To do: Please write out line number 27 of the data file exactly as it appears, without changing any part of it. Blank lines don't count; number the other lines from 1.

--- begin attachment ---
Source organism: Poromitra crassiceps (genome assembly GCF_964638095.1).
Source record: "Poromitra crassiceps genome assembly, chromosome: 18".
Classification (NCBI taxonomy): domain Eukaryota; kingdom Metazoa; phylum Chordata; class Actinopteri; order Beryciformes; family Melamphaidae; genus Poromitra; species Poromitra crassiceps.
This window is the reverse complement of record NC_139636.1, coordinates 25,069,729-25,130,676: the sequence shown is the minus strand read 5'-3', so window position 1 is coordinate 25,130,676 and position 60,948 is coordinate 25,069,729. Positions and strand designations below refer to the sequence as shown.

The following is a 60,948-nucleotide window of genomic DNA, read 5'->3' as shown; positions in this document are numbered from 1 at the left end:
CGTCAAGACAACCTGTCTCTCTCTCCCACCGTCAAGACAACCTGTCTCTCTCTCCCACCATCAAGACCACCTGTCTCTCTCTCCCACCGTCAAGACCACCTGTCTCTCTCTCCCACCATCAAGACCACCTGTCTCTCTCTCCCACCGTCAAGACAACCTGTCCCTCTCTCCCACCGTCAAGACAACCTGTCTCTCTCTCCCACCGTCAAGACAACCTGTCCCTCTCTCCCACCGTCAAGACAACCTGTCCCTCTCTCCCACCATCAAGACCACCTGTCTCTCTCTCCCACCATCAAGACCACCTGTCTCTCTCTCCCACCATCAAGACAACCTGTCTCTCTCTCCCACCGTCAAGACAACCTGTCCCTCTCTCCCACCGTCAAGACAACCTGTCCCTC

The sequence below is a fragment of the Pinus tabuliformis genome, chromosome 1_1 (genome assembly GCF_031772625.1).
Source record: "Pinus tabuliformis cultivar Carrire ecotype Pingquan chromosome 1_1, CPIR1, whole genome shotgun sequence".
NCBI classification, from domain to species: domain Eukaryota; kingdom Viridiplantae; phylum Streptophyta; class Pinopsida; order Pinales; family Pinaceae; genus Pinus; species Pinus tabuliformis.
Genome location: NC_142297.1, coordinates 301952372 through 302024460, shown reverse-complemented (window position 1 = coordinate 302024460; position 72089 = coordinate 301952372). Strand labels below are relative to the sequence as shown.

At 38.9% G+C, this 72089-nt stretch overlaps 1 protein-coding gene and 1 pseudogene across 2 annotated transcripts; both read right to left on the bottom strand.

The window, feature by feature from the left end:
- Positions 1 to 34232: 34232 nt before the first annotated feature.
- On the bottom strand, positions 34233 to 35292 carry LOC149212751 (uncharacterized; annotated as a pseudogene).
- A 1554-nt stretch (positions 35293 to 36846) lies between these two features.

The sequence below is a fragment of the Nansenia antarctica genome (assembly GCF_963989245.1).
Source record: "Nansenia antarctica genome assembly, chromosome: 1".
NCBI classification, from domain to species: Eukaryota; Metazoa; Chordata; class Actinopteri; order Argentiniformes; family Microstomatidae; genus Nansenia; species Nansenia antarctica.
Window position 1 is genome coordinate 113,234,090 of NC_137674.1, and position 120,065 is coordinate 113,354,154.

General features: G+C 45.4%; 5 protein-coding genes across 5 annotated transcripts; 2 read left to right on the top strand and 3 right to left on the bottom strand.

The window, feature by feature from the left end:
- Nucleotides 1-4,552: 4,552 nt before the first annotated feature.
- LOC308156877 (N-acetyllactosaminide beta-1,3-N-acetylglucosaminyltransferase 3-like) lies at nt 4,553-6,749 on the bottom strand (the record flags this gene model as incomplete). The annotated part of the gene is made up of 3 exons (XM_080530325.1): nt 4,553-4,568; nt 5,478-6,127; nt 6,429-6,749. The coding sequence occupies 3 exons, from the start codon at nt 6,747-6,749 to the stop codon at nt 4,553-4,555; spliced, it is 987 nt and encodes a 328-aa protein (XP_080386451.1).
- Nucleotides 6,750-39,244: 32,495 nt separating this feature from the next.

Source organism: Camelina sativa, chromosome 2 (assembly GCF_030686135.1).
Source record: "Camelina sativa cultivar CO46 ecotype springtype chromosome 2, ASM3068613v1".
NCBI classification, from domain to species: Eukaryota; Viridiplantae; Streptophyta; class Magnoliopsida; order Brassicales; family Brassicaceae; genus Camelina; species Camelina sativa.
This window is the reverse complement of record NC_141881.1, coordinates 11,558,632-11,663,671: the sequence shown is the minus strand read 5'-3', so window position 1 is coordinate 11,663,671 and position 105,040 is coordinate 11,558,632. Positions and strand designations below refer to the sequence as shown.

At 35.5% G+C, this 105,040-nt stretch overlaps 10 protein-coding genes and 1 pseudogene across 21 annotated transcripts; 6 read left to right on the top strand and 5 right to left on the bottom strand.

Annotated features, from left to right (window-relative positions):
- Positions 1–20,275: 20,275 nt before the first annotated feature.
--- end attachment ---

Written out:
NCBI classification, from domain to species: Eukaryota; Viridiplantae; Streptophyta; class Magnoliopsida; order Brassicales; family Brassicaceae; genus Camelina; species Camelina sativa.